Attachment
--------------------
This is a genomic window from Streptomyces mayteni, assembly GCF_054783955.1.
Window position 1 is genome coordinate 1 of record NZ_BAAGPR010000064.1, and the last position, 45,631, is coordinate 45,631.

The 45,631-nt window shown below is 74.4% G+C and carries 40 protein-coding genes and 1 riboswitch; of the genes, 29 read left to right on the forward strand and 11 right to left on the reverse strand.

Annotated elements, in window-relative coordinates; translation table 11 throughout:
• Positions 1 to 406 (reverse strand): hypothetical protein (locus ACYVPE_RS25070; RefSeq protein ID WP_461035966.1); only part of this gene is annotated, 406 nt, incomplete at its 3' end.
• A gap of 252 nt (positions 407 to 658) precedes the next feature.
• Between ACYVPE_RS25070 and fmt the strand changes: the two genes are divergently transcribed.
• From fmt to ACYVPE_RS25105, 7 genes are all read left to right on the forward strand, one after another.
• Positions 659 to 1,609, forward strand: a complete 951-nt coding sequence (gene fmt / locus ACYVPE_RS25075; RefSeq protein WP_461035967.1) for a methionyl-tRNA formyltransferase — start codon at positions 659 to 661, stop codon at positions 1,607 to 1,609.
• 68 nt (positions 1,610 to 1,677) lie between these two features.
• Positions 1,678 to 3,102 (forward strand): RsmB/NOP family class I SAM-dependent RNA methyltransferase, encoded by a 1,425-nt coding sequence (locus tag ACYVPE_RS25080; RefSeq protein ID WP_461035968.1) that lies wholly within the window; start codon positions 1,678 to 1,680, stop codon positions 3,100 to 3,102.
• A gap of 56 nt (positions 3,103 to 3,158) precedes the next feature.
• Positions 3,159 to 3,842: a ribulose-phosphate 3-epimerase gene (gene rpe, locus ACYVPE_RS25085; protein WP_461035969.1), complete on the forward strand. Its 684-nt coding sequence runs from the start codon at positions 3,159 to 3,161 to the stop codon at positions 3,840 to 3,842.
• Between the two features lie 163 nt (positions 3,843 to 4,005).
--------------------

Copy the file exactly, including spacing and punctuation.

This is a genomic window from Streptomyces mayteni, assembly GCF_054783955.1.
Window position 1 is genome coordinate 1 of record NZ_BAAGPR010000064.1, and the last position, 45,631, is coordinate 45,631.

The 45,631-nt window shown below is 74.4% G+C and carries 40 protein-coding genes and 1 riboswitch; of the genes, 29 read left to right on the forward strand and 11 right to left on the reverse strand.

Annotated elements, in window-relative coordinates; translation table 11 throughout:
• Positions 1 to 406 (reverse strand): hypothetical protein (locus ACYVPE_RS25070; RefSeq protein ID WP_461035966.1); only part of this gene is annotated, 406 nt, incomplete at its 3' end.
• A gap of 252 nt (positions 407 to 658) precedes the next feature.
• Between ACYVPE_RS25070 and fmt the strand changes: the two genes are divergently transcribed.
• From fmt to ACYVPE_RS25105, 7 genes are all read left to right on the forward strand, one after another.
• Positions 659 to 1,609, forward strand: a complete 951-nt coding sequence (gene fmt / locus ACYVPE_RS25075; RefSeq protein WP_461035967.1) for a methionyl-tRNA formyltransferase — start codon at positions 659 to 661, stop codon at positions 1,607 to 1,609.
• 68 nt (positions 1,610 to 1,677) lie between these two features.
• Positions 1,678 to 3,102 (forward strand): RsmB/NOP family class I SAM-dependent RNA methyltransferase, encoded by a 1,425-nt coding sequence (locus tag ACYVPE_RS25080; RefSeq protein ID WP_461035968.1) that lies wholly within the window; start codon positions 1,678 to 1,680, stop codon positions 3,100 to 3,102.
• A gap of 56 nt (positions 3,103 to 3,158) precedes the next feature.
• Positions 3,159 to 3,842: a ribulose-phosphate 3-epimerase gene (gene rpe, locus ACYVPE_RS25085; protein WP_461035969.1), complete on the forward strand. Its 684-nt coding sequence runs from the start codon at positions 3,159 to 3,161 to the stop codon at positions 3,840 to 3,842.
• Between the two features lie 163 nt (positions 3,843 to 4,005).